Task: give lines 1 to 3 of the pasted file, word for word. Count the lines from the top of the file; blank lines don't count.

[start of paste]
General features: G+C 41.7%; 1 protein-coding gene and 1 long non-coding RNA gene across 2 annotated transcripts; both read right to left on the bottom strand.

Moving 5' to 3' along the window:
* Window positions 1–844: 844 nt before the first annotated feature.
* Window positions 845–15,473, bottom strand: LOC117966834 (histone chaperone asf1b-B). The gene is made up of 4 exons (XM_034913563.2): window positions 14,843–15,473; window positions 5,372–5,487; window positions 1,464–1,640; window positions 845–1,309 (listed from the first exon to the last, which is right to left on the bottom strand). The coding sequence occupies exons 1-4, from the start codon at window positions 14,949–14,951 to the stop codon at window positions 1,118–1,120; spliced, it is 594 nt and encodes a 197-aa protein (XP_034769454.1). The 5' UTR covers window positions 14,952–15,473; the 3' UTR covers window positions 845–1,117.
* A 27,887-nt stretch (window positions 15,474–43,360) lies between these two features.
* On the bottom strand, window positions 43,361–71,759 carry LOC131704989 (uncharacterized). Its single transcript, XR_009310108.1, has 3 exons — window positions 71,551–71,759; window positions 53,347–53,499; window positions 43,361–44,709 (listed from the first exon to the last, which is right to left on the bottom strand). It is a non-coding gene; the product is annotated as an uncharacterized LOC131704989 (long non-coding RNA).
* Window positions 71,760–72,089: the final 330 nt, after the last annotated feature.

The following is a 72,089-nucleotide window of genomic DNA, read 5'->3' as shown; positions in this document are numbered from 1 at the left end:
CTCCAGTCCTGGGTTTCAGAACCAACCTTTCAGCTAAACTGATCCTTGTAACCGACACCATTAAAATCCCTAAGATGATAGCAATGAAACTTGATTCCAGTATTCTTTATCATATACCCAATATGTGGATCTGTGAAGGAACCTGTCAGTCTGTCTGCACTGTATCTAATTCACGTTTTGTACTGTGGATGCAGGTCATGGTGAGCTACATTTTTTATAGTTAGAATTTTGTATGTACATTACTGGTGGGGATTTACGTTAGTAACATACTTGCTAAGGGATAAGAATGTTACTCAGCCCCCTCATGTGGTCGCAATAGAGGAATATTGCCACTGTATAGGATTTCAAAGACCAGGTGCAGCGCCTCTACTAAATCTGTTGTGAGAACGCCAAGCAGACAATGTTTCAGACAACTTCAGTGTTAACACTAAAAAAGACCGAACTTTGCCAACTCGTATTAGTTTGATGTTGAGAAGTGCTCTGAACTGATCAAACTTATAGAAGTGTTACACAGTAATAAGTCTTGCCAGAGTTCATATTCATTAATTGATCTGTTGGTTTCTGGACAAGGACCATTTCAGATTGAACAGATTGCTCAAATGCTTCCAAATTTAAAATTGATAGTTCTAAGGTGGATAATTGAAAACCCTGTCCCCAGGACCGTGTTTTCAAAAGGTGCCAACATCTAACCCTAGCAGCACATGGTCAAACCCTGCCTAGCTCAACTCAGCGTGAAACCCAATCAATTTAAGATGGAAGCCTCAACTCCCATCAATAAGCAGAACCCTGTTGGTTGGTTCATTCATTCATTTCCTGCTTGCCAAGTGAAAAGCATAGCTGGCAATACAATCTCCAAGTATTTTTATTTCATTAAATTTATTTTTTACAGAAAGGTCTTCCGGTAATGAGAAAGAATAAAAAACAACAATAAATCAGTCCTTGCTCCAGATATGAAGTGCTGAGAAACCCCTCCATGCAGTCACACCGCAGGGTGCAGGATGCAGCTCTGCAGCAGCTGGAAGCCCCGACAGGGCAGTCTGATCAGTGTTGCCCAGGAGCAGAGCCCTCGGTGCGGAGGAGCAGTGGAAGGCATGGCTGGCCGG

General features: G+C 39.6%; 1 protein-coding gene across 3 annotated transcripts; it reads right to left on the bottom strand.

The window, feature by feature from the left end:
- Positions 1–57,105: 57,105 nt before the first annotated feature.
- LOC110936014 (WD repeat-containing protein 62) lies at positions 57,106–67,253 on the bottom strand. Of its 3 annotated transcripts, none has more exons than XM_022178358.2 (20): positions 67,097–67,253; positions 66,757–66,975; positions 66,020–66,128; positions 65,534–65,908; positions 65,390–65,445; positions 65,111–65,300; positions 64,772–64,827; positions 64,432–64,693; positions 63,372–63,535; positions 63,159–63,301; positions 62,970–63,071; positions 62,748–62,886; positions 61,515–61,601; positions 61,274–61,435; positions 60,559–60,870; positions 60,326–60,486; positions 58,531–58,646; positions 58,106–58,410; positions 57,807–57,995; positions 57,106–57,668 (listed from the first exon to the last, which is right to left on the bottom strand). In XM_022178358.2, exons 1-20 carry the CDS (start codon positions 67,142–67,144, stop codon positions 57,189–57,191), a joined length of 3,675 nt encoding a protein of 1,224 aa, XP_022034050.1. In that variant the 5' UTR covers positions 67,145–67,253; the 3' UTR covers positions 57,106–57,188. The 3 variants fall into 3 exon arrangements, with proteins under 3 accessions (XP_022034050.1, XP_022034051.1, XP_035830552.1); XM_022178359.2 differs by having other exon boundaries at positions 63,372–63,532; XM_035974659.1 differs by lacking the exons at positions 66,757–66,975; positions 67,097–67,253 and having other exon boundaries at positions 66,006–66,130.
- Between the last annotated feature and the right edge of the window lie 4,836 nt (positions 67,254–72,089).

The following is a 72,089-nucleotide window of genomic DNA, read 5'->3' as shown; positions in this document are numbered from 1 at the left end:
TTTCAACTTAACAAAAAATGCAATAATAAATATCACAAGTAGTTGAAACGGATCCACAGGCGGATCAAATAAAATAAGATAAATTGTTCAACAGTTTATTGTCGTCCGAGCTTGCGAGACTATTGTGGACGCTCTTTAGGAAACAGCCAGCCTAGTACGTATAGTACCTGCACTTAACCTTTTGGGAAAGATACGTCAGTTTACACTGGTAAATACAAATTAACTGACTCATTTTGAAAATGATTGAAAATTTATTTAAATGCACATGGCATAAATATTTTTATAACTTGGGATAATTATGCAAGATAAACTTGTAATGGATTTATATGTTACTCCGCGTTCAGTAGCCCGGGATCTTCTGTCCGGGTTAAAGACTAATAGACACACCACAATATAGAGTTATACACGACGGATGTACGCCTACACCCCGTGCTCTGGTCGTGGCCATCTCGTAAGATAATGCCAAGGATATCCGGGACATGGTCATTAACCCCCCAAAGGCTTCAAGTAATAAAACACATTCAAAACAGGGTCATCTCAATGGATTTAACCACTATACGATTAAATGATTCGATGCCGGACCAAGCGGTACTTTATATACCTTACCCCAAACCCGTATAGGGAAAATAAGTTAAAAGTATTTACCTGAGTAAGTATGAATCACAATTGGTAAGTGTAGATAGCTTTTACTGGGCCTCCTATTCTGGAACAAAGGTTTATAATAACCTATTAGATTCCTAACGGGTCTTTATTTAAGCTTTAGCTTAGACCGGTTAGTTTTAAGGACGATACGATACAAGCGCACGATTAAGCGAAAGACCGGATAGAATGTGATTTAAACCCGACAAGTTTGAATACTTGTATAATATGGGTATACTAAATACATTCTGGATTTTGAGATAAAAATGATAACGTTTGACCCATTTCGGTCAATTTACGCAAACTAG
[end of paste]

General features: G+C 41.7%; 1 protein-coding gene and 1 long non-coding RNA gene across 2 annotated transcripts; both read right to left on the bottom strand.

Moving 5' to 3' along the window:
* Window positions 1–844: 844 nt before the first annotated feature.